Implementation and Evaluation of a “Golden Hour” Protocol in a Level III Neonatal Intensive Care Unit

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Jurczyk, Amanda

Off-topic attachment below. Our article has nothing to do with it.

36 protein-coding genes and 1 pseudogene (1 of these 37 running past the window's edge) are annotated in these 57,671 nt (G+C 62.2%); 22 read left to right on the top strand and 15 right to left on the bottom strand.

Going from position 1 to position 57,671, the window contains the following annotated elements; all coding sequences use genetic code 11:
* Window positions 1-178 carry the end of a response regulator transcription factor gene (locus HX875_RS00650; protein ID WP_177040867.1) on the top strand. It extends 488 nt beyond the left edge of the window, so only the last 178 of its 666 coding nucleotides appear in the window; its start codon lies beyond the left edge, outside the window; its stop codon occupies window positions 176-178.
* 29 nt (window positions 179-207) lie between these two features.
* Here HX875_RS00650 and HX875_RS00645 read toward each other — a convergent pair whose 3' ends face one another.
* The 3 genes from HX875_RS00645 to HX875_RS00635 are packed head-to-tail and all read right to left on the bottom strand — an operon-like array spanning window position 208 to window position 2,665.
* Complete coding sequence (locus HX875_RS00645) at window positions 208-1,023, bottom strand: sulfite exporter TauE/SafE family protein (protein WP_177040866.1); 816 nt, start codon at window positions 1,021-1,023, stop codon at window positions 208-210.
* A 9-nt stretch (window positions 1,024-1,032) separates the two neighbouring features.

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BACKGROUND: The neonatal “Golden Hour” is the first hour of life following premature birth. This timeframe greatly influences risk factors related to mortality and morbidity. Use of a golden hour protocol to guide evidence-based interventions helps to improve outcomes of prematurity.|PROBLEM: Premature infants are at a significantly increased risk for experiencing complications related to hypothermia, hypoglycemia, and respiratory failure. Implementation of a golden hour protocol has been shown to improve mortality rates and morbidities of premature infants by standardizing the approach to all interventions performed within the first hour of life.|PURPOSE: The purpose of this quality improvement project was to implement a golden hour protocol to be used in the NICU for premature infants born less than or equal to 33 0/7 weeks’ gestation.|SAMPLE and SETTING: The setting of this project was a level III NICU in the Denver metropolitan area. The participant sample included all inborn infants born less than or equal to 33 0/7 weeks’ gestation, excluding any precipitous deliveries, infants with congenital anomalies and deceased infants.|METHODS: A golden hour protocol was created to guide interventions for the birth of the intended population. Clinical outcomes were analyzed utilizing a retrospective chart review and post-implementation data collection. Outcomes measured included mean time to obtain vascular access, laboratory studies, initiate intravenous fluids, and mean admission axillary temperatures. Time of isolette top closure was included as a variable for post-implementation data only, due to lack of availability of retrospective data.|RESULTS: There were 15 infants in the pre implementation group and 8 infants in the post implementation group. Average gestational ages were similar for both groups. Improvements were seen in the post implementation group with decreased average time to obtain vascular access, obtain laboratory studies, and initiate intravenous fluids. The percentage of admission temperatures within a normal range were increased and average closure of isolette top was under one hour.|CONCLUSION: Implementation of a golden hour protocol resulted in improved outcomes for premature infants, consistent with the findings from previous golden hour protocol implementations, suggesting that continued sustainability of this project would be in conjunction with the standard of care and evidence-based practice for premature infants.
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